Run Fatboy Run is a paradox: it is a pretty good movie that is not good at all.
Basically, the situation is that a team of really fine actors, led by the entirely reliable Simon Pegg and the desperately under-appreciated Thandie Newton are out there giving really solid performances in a script by Pegg and Michael Ian Black of The State and Stella that is, if not profoundly imaginative, a perfectly effective bit of craftsmanship moving from here to there; cinematographer Richard Greatrex captures some nice footage of a local's view of tourist London that makes the city look both like and unlike it looks in most movies; and in a pleasant surprise if I ever saw one, middling sitcom actor David Schwimmer, making his directorial debut, turns out to possess extreme competence in his filmmaking style: he keeps scenes moving briskly, he has a fine eye, his blocking is efficient and effortless. The very worst thing you can say about him is that he has a predilection for trite musical choices on the film's unusually bloated soundtrack.
In short, Run Fatboy Run is a fine work of craftspeople both in front of the camera and behind, whose collective ability to tell a story crisply and believably is entirely beyond question, and whose chief mistake is that every one of them appears to have forgotten that the story they were telling was in fact a comedy. Well-made it is, funny it most conspicuously is not.
The situation: on his wedding day, Dennis (Pegg) becomes incredibly panicked and runs, leaving his fiancée Libby (Newton) at the alter. Five years later, he's become a pudgy (though by no reasonable standard a "fatboy" - this is an actor best known for his work opposite Nick Frost, for God's sake) security guard and she is a single mother happily receiving the courtship of a fit, smart, rich, clever American named Whit (Hank Azaria). Yada yada yada, Dennis decides that the only way he can win Libby back is by besting Whit in the first ever "Marathon Across London That We Invented for the Film."
Is the seed for a perfectly charming time-waster planted in there? Sure. The frustrating thing about Run Fatboy Run is how desperately close that seed comes to germinating. There's a really good cast in place (the fourth ingredient, as Dennis's best mate, is Pegg's Shaun of the Dead costar Dylan Moran), and it looks for all the world like Schwimmer is pacing the film exactly the way that a breezy comedy ought to be paced. It's just that the gags - which are entirely recognisable as gags, structured with punchlines and everything - aren't played like gags. I'm not suggesting that those good actors need to go around mugging every time something funny happens, but they play it so straight, according to the dramatic needs of of their characters, that it comes across like Kramer vs. Kramer: Zany Edition, with quick-witted drama taking the place of humor. The best I can say is that it feels like a comedy made by people who have never encountered the idea of laughter.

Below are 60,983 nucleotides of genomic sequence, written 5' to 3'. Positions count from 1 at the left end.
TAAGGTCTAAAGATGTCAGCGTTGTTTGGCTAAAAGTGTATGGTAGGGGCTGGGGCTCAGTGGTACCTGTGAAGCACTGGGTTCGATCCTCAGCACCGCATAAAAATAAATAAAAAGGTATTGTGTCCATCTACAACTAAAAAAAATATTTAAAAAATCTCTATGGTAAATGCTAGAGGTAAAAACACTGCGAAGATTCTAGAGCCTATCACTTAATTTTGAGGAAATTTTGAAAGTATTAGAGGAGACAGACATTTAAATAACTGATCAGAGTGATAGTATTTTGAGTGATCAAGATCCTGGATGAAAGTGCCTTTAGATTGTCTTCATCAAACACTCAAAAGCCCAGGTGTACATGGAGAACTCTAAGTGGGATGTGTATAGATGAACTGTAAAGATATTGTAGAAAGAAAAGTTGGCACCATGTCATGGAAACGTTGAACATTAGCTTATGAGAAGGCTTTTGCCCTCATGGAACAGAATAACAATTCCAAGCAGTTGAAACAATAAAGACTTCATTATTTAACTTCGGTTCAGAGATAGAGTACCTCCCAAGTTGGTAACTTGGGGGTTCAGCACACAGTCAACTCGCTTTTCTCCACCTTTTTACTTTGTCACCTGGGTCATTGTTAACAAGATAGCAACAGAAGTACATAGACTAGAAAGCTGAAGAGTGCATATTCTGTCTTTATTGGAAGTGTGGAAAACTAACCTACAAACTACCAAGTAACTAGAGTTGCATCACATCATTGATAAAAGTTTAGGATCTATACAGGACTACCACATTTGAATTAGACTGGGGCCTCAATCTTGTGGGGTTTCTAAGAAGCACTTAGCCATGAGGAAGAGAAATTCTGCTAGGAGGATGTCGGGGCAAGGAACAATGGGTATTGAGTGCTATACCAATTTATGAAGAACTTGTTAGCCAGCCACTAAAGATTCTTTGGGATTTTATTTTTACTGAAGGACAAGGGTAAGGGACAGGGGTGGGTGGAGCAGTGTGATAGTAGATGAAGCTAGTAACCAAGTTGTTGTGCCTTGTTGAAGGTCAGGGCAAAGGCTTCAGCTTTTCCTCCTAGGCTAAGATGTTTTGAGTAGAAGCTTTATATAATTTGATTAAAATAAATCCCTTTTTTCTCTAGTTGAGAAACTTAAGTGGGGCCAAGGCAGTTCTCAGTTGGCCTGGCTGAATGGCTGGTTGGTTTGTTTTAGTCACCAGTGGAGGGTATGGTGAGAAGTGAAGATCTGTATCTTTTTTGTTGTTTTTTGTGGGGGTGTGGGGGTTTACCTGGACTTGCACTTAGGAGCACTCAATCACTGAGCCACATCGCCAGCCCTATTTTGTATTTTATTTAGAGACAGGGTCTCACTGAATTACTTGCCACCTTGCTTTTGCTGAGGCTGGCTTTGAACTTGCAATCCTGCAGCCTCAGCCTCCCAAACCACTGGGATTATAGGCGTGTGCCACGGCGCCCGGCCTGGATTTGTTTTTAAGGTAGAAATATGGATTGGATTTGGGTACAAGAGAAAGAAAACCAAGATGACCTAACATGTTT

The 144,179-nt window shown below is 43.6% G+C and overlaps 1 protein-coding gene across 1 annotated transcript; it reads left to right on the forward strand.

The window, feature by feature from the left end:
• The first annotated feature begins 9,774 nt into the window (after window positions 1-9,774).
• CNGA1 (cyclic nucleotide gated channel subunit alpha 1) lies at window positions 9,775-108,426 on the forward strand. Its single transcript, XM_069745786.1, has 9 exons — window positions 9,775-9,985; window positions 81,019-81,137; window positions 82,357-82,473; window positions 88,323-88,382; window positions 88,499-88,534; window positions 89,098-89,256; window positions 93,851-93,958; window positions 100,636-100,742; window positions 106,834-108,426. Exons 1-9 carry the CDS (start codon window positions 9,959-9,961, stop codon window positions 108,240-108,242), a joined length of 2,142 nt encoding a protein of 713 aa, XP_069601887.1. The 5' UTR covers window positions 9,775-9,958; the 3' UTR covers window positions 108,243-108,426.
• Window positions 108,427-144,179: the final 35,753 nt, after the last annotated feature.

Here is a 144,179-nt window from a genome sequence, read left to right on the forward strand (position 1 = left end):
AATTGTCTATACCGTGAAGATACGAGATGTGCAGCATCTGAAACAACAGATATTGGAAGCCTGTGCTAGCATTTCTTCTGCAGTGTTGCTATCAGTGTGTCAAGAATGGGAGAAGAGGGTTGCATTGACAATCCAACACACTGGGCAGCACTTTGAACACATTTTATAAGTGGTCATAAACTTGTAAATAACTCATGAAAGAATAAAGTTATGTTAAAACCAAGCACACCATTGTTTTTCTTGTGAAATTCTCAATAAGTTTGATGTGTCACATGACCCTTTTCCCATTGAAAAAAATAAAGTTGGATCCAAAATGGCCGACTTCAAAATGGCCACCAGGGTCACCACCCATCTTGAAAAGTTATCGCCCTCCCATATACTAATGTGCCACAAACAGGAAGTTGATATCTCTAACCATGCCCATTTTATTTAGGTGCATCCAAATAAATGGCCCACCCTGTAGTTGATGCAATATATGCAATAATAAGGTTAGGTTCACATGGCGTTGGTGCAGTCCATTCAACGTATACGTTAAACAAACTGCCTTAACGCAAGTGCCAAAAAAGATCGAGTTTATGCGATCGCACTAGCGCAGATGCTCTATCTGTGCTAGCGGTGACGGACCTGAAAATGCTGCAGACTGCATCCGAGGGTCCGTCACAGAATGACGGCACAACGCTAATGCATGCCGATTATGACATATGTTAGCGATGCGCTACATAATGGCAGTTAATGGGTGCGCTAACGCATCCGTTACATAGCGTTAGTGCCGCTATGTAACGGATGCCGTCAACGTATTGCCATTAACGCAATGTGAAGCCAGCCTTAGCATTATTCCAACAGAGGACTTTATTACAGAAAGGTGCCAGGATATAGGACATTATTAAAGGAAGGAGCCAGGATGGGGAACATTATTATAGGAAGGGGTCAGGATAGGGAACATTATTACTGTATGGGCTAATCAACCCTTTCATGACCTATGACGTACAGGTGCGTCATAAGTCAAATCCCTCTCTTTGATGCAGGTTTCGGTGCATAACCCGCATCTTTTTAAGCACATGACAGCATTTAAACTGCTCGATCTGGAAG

That's a crippling enough flaw that the film hardly needs another, but I've got one anyway: its cultural specificity is all shot to hell. Black wrote the story to take place in Los Angeles, but sometime in its development it ended up in England with Pegg stepping in to rewrite the script for his country. Which is just fine. But the English-ness of the film feels weirdly forced given how much of the cast and crew is from Great Britain, and the American-ness pokes out too often. Everything that's British is in the trappings, but not in the heart - compare Pegg's Shaun of the Dead, which is British to the core. Run Fatboy Run has British bands on the soundtrack, but characters mouthing American idioms; famous London buildings surrounding transplanted Angelinos with accents. The closest thing the plot comes to an Essentially London experience is the subplot concerned with the Lord of the Rings musical that already makes the film feel as ancient and dated as a '60s sex farce. (Yes, the show is still running. Somehow, that doesn't seem to matter).
Anyway, the film is a bland disaster, and that's without noting it's deeply illogical third-act problems (it's a film about an underdog who trains to be the best he can be, and yet I was still broadsided by the terrifyingly inorganic "inspirational" climax). It is cute and silly and sweet and juvenile, and it is all of those things without ever once being amusing. There doesn't seem to be much else to say about it. If it bends, it's funny; if it breaks, it isn't funny; if you just stare at it without even trying to bend it, it's Run Fatboy Run.